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Mikasuki Tribe

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Mikasuki Indians, Mikasuki Tribe. A former Seminole town in Leon County, Florida, on the west shore of Miccosukee lake, on or near the site of the present Miccosukee. The name has been applied also to the inhabitants as a division of the Seminole. They spoke the Hitchiti dialect, and, as appears from the title of B. Smith’s vocabulary of their language, were partly or wholly emigrants from the Sawokli towns on lower Chattahoochee River, Alabama. The former town appears to have been one of the ‘red’ or ‘bloody’ towns, for at the beginning of the Seminole troubles of 1817 its inhabitants stood at the head of the hostile element and figured conspicuously as “Red Sticks,” or “Batons Rouges,” having painted high poles, the color denoting war and blood. At this time they had 300 houses, which were burned by Gen. Jackson. There were then several villages near the lake, known also as Mikasuki towns, which were occupied almost wholly by Negroes. In the Seminole war of 1835-42 the people of this town became noted for their courage, dash, and audacity.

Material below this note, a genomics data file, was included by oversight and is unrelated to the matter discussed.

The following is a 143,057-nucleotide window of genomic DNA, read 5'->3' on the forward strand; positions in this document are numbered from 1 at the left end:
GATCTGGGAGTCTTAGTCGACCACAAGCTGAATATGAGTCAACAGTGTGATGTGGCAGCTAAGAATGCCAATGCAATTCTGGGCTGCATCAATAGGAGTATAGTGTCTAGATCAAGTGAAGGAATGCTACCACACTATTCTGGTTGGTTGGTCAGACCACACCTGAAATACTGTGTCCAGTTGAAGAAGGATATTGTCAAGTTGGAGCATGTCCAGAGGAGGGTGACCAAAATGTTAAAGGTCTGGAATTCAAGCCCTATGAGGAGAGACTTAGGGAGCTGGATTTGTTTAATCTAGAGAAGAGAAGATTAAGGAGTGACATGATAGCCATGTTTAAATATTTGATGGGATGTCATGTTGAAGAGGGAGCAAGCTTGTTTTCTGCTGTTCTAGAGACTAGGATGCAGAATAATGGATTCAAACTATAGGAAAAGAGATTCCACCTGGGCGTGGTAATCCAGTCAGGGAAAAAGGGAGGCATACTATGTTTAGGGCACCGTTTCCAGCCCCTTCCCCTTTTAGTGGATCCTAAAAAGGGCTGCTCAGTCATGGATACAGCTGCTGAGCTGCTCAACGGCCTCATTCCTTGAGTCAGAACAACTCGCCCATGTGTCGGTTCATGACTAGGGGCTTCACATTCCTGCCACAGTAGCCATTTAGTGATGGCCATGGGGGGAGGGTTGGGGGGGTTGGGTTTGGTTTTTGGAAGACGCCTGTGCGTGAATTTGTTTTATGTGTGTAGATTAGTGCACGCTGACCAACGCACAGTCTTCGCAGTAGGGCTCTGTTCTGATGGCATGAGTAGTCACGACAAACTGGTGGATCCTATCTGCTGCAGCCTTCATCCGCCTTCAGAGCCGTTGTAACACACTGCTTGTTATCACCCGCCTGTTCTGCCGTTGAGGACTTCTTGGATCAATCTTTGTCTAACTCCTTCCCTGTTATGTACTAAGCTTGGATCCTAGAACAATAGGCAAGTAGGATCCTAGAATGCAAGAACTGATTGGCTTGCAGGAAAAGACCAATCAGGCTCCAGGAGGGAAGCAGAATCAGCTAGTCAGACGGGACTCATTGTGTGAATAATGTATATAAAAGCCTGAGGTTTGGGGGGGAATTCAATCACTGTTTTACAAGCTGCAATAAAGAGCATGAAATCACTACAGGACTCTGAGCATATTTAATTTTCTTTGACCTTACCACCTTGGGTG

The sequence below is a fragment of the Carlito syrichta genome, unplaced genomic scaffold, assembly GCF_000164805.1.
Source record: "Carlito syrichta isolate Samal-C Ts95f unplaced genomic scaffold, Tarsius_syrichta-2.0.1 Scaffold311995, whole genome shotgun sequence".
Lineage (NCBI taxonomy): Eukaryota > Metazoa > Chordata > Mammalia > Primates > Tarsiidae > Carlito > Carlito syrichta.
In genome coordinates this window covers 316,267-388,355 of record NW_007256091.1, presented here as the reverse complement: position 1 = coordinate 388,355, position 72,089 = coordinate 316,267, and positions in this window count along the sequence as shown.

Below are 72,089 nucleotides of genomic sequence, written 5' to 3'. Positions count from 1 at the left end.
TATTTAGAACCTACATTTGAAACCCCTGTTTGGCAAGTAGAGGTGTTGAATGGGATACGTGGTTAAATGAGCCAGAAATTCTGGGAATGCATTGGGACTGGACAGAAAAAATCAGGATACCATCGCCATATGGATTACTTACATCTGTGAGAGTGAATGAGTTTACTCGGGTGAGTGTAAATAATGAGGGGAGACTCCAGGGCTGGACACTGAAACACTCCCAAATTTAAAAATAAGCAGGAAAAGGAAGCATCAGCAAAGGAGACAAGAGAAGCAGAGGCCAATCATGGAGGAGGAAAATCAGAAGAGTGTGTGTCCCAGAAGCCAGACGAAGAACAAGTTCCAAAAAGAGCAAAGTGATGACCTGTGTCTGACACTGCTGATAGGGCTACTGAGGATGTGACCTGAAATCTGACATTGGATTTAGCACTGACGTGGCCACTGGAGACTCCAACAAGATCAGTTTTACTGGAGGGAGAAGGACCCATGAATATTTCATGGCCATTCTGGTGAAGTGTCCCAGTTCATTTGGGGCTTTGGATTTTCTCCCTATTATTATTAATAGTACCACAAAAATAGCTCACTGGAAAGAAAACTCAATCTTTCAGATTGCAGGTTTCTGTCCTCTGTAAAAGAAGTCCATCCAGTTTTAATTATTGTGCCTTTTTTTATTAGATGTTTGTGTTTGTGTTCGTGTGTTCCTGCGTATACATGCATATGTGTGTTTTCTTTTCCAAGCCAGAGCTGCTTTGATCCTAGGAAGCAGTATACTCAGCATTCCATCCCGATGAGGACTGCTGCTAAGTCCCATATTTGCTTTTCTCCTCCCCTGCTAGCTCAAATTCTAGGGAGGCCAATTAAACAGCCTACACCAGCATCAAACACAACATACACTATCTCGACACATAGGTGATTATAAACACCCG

MLA Source Citation:

Hodge, Frederick Webb, Compiler. The Handbook of American Indians North of Mexico. Bureau of American Ethnology, Government Printing Office. 1906. AccessGenealogy.com. Web. 25 August 2016.
https://www.accessgenealogy.com/native/mikasuki-tribe.htm
- Last updated on Apr 28th, 2012

This page is part of a larger collection. Access the full collection at Handbook of American Indians North of Mexico.

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